Raspberry Swirl Meringues

Raspberry Swirl Meringues

Raspberry Swirl Meringues, Pastry Love: A Baker’s Journal of Favorite Recipes by Joanne Chang, Photography by Kristin Teig.

When I received this book, I hugged it. I owe an extraordinary debt of gratitude to Joanne Chang. Her books have guided me through multiple baking exploits.

Joanne Chang Pastry LoveTo uninformed first-timers, she is a James Beard award-winning baker best known for her eight acclaimed Flour bakeries in Boston. Chang has published two books based on the offerings at Flour, such as her famous sticky buns, but Pastry Love is her most personal and comprehensive book yet.

It includes 125 dessert recipes for many things she could never serve in the setting of a bakery—for example, items that are best served warm or with whipped cream on top. Nothing makes Chang happier than baking and sharing treats with others, and that passion comes through in every recipe, such as Strawberry Slab Pie, Mocha Chip Cookies, and Malted Chocolate Cake. The recipes start off easy such as Lemon Sugar Cookies and build up to showstoppers like Passion Fruit Crepe Cake.

Joanne Chang is a gifted raconteuse. She revels in the details. Her books are disciplined and have a necessary efficiency. She is unashamed in her pursuit of baking excellence.

Pastry Love includes master lessons and essential techniques for making pastry cream, lemon curd, puff pastry, and more, all of which make this book a must-have for beginners and expert home bakers alike.

Pastry Love: A Baker’s Journal of Favorite Recipes is available at Amazon.com and Indigo.

Raspberry Swirl Meringues

Makes 8 Meringues

Raspberry Swirl Meringues

Raspberry Swirl Meringues

I had never thought to put fruit into a meringue cookie until I visited Ottolenghi in London and was blown away by their gorgeous raspberry meringues. At this iconic bakery, piles of meringues sprayed with raspberry sauce is the focal point of their pastry counter. Back in Boston we tried to replicate these beauties and came upon a different way of incorporating the raspberry flavour. Instead of spraying the sauce (called a coulis) we swirled it in with . . . chopsticks. Chopsticks are the ideal tool for making deep divots in the meringue and then swirling the coulis in a spiral throughout the meringue. This makes a stunning cookie that is light and fruity and truly unique. We sometimes add shaved bittersweet chocolate to the meringue for a decadent variation.

Raspberry Coulis (recipe below)
1 cup/120 grams confectioners’ sugar
1/2 teaspoon kosher salt
8 large egg whites (about 1 cup/240 grams), at room temperature
1 cup/200 grams superfine sugar
About 3 ounces/85 grams bittersweet chocolate, finely shaved (1/2 cup; optional)


Make the raspberry coulis and set aside.

Preheat the oven to 175°F and place a rack in the center of the oven. Line a baking sheet with parchment paper and spray it liberally with pan spray. Set it aside.

Sift the confectioners’ sugar and salt into a small bowl together and set aside.

In a stand mixer fitted with a whisk attachment, beat the egg whites on medium speed until the wires of the whisk leave a slight trail in the whites, 3 to 4 minutes.

With the mixer on medium, add the superfine sugar in three increments, whipping for about 1 minute between additions. Increase the mixer speed to medium-high and beat for about 1 minute. The meringue should be glossy and stiff and look a bit like soft Cool Whip or shaving cream. Remove the bowl from the mixer and fold in the confectioners’ sugar and the chocolate, if you are using it. The meringue will soften up a bit with the sugar folded in.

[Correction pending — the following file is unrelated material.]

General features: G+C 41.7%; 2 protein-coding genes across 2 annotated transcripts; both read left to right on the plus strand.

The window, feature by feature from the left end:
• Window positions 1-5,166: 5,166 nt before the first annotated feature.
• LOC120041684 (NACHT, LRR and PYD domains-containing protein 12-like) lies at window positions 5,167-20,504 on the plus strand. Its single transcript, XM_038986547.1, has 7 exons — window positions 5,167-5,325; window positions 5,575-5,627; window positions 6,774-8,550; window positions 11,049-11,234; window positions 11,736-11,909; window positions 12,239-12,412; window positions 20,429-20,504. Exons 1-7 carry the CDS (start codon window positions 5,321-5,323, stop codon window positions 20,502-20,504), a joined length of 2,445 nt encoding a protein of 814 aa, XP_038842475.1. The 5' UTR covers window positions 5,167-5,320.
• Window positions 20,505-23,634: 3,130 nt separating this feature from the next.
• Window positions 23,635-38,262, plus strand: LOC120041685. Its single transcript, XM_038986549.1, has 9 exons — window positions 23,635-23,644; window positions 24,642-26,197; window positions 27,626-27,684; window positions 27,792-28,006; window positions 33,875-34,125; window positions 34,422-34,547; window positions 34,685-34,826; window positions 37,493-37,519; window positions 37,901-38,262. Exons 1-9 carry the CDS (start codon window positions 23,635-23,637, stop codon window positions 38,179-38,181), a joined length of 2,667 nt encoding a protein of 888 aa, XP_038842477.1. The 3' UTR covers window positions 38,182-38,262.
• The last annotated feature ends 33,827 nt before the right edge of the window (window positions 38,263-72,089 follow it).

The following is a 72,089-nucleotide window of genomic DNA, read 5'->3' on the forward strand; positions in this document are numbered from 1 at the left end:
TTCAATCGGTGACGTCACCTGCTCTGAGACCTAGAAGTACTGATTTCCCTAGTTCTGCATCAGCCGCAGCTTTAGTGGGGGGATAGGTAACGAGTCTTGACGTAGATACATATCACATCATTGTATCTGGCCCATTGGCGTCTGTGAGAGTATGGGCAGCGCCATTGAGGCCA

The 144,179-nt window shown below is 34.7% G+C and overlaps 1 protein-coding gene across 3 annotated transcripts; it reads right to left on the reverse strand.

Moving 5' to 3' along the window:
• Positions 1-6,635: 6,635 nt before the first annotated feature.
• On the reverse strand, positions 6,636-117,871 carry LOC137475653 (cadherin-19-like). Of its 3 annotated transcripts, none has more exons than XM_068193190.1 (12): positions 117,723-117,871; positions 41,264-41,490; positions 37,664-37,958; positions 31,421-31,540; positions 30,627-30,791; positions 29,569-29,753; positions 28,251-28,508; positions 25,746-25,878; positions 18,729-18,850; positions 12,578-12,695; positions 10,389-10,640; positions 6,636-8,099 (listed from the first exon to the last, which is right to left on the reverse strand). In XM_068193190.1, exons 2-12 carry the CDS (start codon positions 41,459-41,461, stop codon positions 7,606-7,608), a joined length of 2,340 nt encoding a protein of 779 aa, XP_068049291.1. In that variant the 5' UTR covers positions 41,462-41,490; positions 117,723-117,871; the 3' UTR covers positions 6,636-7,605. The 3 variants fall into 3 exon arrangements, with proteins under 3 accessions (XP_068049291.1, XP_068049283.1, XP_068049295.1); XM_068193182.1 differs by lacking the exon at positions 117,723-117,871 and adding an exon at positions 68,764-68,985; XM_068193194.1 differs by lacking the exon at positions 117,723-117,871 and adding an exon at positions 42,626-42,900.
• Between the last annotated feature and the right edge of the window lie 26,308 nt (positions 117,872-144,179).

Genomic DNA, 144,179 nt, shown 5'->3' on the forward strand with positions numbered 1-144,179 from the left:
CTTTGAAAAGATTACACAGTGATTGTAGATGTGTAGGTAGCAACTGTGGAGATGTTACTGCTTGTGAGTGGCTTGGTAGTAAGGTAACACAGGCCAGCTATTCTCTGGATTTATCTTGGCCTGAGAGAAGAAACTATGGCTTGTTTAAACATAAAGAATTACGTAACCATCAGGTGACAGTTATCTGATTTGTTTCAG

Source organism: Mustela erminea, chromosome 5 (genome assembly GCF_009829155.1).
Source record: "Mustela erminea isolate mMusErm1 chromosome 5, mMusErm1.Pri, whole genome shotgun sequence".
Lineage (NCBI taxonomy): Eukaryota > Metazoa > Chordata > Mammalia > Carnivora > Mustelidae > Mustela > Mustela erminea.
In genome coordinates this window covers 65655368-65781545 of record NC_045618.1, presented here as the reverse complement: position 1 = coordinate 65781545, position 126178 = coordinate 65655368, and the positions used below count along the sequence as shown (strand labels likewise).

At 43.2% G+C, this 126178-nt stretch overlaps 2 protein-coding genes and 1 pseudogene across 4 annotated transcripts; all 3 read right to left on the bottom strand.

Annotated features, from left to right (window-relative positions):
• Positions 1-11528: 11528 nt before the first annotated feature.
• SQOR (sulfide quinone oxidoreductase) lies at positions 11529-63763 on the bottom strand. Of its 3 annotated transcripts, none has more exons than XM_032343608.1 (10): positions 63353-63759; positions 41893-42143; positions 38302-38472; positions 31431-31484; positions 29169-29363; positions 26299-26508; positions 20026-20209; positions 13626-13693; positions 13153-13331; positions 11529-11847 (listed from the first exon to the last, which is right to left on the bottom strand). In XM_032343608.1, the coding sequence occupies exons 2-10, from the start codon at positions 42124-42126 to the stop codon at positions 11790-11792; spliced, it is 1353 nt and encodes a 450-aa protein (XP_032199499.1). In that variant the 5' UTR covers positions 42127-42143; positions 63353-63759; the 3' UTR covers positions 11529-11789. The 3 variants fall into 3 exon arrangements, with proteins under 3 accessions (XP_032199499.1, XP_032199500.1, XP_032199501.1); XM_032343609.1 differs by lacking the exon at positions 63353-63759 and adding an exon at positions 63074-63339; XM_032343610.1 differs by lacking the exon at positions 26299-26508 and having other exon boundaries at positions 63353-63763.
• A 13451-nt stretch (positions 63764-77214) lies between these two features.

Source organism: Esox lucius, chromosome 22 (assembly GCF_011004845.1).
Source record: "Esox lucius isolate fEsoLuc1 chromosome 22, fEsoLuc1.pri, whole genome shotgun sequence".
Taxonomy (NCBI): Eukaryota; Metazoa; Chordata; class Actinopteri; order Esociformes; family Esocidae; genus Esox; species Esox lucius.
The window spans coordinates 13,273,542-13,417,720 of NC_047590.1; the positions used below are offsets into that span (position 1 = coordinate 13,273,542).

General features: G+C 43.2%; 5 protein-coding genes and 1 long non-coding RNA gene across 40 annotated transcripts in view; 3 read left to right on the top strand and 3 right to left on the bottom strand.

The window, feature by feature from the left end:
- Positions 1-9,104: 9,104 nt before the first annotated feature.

Use a 1/2-cup ice cream scoop, large soup ladle, or 1/2-cup measuring cup to spoon out baseball-size mounds of meringue onto the prepared baking sheet. You should get about 8 meringue mounds. Use a small teaspoon to make a divot in the center of each mound and fill with 1/2 to 1 teaspoon of the coulis.


This next part is tricky. You are going to use a pair of chopsticks held together or a slender spoon handle to swirl the coulis around into the meringue. Start by pointing the chopsticks at a 45-degree angle, not straight up and down, into the well of coulis. Scoop just underneath the coulis, lift the chopsticks through the meringue, and pull up and swirl one-and-a-half swirls through the meringue in a circular motion, starting with a small circle and moving outward. Pull the chopsticks out of the meringue and repeat, starting from the center and swirling outward but this time in the opposite direction. Don’t press the meringue down too much while you’re doing this, or you’ll flatten it out and won’t get a nice billowy cloud. It’s tempting to keep swirling the coulis, but then you’ll end up with a faded pink meringue and not a distinct white and- fuchsia swirl. Also try to avoid letting the coulis run down the sides and onto the parchment, or it will settle underneath the meringue while baking and oxidize into an off-putting purple-green colour. Repeat with the remaining 7 meringues.

Bake for about 4 hours, until the meringues are firm to the touch. Turn off the oven, crack the oven door open, and let the meringues dry out for at least 8 hours or up to overnight before serving.

The meringues can be stored in an airtight container at room temperature for up to 5 days.


Raspberry Coulis


3/4 cup/95 grams fresh or frozen raspberries
1 1/2 tablespoons sugar
1 teaspoon fresh lemon juice

Combine the raspberries, sugar, and lemon juice in a food processor and process on low speed until it becomes liquid. Strain the coulis through a fine-mesh sieve and discard the seeds. Refrigerate the coulis for at least 1 hour to chill.

Coulis can be stored in an airtight container in the fridge for up to 1 week.


Recipe reprinted with permission from Houghton Mifflin Harcourt.  

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